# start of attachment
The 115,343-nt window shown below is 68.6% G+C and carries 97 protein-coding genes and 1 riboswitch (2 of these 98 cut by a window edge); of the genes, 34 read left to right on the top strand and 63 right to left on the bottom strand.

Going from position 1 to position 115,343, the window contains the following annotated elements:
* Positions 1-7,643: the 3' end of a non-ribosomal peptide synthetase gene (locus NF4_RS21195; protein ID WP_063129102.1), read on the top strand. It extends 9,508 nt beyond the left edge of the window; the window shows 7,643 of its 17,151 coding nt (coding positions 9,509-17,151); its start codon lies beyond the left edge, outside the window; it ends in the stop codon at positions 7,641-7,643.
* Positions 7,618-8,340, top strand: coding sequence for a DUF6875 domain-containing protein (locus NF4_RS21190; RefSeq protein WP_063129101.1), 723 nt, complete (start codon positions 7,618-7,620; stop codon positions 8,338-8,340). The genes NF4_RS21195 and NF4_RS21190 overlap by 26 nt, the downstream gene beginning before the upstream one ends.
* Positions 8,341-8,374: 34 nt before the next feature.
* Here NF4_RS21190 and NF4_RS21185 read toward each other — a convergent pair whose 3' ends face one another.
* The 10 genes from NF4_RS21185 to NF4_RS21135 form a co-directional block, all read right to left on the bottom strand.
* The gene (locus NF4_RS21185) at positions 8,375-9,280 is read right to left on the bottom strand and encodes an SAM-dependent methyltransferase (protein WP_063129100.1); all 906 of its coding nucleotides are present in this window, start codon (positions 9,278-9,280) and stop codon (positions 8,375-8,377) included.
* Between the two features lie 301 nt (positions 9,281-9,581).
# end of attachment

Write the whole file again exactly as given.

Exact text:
The 115,343-nt window shown below is 68.6% G+C and carries 97 protein-coding genes and 1 riboswitch (2 of these 98 cut by a window edge); of the genes, 34 read left to right on the top strand and 63 right to left on the bottom strand.

Going from position 1 to position 115,343, the window contains the following annotated elements:
* Positions 1-7,643: the 3' end of a non-ribosomal peptide synthetase gene (locus NF4_RS21195; protein ID WP_063129102.1), read on the top strand. It extends 9,508 nt beyond the left edge of the window; the window shows 7,643 of its 17,151 coding nt (coding positions 9,509-17,151); its start codon lies beyond the left edge, outside the window; it ends in the stop codon at positions 7,641-7,643.
* Positions 7,618-8,340, top strand: coding sequence for a DUF6875 domain-containing protein (locus NF4_RS21190; RefSeq protein WP_063129101.1), 723 nt, complete (start codon positions 7,618-7,620; stop codon positions 8,338-8,340). The genes NF4_RS21195 and NF4_RS21190 overlap by 26 nt, the downstream gene beginning before the upstream one ends.
* Positions 8,341-8,374: 34 nt before the next feature.
* Here NF4_RS21190 and NF4_RS21185 read toward each other — a convergent pair whose 3' ends face one another.
* The 10 genes from NF4_RS21185 to NF4_RS21135 form a co-directional block, all read right to left on the bottom strand.
* The gene (locus NF4_RS21185) at positions 8,375-9,280 is read right to left on the bottom strand and encodes an SAM-dependent methyltransferase (protein WP_063129100.1); all 906 of its coding nucleotides are present in this window, start codon (positions 9,278-9,280) and stop codon (positions 8,375-8,377) included.
* Between the two features lie 301 nt (positions 9,281-9,581).